To understand how giftedness and physical energy are connected, stop picturing a fidgety kid interrupting the class. Instead imagine him deeply engrossed in his favorite activity.
It’s so easy to assume gifted kids will be the academic leaders in a classroom. Beacons of light for the other kids to follow. Dina Brulles and Susan Winebrenner explain the problem…
The obvious benefit of gifted students’ increased sensitivity is that they learn faster, since they pick up on so much more. But this sensitivity also has a dark side: turning our kids into anxious worriers.
Multipotentiality is a fancy way of saying “good at many things.” It’s a defining trait of gifted kids, and you’ve probably seen it in action: a student writes beautifully, has mastered a musical instrument, excels in math, and still gets picked near the top in PE. Yet, this trait is one of the Eight Great Gripes of gifted kids.
What better way to learn about gifted students’ needs than by talking to gifted adults? Here’s a tour of some of the resources I found online.
They believe that only they are aware of their limitations, near misses, and potential for error. They attribute their success to luck, not ability. In an attempt to maintain an illusion of perfection, they avoid situations in which they might not be the best. This is called Impostor’s Syndrome.
Not only are they dealing with the usual trials of growing up, they are often doing it with an increased awareness of their faults, a frustration with being unable to do everything well, and a world that often doesn’t know what to do with them. Worse, they often lack the emotional tools to accompany their increased awareness.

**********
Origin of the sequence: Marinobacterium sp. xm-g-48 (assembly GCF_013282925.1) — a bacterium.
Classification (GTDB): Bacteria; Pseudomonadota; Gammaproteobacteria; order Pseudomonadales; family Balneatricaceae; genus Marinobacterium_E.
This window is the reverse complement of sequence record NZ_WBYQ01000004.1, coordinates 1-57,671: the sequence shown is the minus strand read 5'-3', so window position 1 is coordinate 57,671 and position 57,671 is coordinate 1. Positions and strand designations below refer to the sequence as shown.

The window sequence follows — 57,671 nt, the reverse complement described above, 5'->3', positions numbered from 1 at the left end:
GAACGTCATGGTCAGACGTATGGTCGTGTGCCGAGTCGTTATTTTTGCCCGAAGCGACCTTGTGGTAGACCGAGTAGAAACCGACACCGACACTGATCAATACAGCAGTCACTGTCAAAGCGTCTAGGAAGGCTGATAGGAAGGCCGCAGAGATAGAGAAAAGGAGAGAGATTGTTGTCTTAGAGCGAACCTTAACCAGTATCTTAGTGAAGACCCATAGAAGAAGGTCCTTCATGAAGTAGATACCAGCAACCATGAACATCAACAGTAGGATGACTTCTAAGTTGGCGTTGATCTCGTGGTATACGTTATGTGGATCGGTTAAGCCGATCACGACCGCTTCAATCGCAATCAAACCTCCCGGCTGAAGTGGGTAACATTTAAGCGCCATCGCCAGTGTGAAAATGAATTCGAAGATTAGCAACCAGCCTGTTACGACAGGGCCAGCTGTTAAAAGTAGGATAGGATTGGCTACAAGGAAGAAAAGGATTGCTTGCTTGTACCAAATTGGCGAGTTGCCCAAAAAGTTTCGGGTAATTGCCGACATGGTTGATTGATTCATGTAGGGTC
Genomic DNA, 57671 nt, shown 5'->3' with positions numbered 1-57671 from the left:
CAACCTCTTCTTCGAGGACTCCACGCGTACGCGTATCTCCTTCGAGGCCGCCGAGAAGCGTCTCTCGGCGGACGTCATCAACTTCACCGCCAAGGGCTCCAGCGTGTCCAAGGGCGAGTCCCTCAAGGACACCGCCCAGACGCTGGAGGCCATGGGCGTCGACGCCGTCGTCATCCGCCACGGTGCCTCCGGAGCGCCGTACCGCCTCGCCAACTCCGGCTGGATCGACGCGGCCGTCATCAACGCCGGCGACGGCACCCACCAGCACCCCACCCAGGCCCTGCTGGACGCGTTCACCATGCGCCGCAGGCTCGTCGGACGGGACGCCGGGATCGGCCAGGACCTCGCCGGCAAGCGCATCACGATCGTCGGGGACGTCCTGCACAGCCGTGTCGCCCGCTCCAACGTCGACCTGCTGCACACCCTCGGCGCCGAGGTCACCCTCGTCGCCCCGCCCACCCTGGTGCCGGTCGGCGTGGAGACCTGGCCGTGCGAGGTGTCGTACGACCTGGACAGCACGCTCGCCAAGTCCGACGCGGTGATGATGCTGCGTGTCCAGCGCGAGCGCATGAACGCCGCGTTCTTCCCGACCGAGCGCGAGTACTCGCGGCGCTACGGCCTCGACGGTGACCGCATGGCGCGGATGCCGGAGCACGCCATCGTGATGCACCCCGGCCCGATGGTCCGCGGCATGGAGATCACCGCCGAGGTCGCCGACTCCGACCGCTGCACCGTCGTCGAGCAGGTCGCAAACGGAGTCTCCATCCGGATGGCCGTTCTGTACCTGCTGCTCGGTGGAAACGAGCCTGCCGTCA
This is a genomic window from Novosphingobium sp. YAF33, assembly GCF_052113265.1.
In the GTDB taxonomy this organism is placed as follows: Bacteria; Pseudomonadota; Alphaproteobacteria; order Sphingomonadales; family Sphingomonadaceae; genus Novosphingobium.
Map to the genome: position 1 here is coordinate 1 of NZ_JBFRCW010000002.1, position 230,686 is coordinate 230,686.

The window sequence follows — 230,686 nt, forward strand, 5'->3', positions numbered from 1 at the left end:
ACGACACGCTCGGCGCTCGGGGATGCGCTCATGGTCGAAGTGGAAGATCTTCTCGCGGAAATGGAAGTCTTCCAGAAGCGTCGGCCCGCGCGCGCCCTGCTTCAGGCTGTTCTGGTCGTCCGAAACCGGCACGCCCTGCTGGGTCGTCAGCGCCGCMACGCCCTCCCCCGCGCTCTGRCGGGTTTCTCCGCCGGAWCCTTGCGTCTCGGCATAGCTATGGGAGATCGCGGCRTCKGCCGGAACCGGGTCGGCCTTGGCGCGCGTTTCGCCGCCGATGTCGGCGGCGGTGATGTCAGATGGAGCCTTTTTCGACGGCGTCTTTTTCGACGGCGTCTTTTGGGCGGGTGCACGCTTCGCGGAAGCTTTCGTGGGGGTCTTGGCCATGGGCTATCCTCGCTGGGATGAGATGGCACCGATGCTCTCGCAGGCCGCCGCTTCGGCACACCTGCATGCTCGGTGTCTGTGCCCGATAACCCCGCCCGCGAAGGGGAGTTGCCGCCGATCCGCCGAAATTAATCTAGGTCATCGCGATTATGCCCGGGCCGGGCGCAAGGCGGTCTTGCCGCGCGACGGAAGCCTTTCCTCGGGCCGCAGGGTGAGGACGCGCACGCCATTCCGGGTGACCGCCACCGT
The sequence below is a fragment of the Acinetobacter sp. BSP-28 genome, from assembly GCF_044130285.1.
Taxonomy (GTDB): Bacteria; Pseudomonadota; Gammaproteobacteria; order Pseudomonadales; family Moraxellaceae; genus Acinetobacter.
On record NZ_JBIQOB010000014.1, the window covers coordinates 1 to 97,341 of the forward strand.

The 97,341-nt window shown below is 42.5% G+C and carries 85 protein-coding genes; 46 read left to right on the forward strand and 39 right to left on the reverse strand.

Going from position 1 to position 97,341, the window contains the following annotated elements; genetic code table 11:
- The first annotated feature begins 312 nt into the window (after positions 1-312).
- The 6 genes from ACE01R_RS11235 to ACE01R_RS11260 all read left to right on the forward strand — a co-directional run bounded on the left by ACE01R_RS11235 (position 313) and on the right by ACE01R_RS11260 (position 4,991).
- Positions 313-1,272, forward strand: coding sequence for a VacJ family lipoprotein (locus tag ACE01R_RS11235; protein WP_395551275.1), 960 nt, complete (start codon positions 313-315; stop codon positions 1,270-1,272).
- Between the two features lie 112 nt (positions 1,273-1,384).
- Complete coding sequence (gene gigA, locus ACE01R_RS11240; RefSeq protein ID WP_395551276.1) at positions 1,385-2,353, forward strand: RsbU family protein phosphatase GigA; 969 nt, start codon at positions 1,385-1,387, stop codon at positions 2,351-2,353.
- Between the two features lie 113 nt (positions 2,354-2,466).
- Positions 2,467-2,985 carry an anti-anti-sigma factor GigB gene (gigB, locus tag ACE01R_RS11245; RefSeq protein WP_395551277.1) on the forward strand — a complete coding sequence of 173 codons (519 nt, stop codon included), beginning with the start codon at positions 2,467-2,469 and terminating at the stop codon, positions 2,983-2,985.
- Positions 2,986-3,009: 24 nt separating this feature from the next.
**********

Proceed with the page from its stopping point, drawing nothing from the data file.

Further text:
Previously, we discussed using morality, multiple intelligences, and scholarly habits to analyze characters. Not only does this add deep layers to questioning, but (more importantly) it provides opportunities to discuss gifted students’ unique emotional needs. Personality types are another tool that serve these two needs.
In class, a child suddenly explodes at another for making a clicking pencil sound, a student shuts down for the day after making an error while presenting, a distant natural disaster effects children’s moods. As a teacher, this layer of complex sensitivity builds on your already difficult job of tracking academic progress. To be effective, you must also navigate this emotional minefield.
We start the year in language arts with the theme of courage. Here are three quotes I’ve used representing different viewpoints about courage, from Shakespeare, Churchill, and Mark Twain.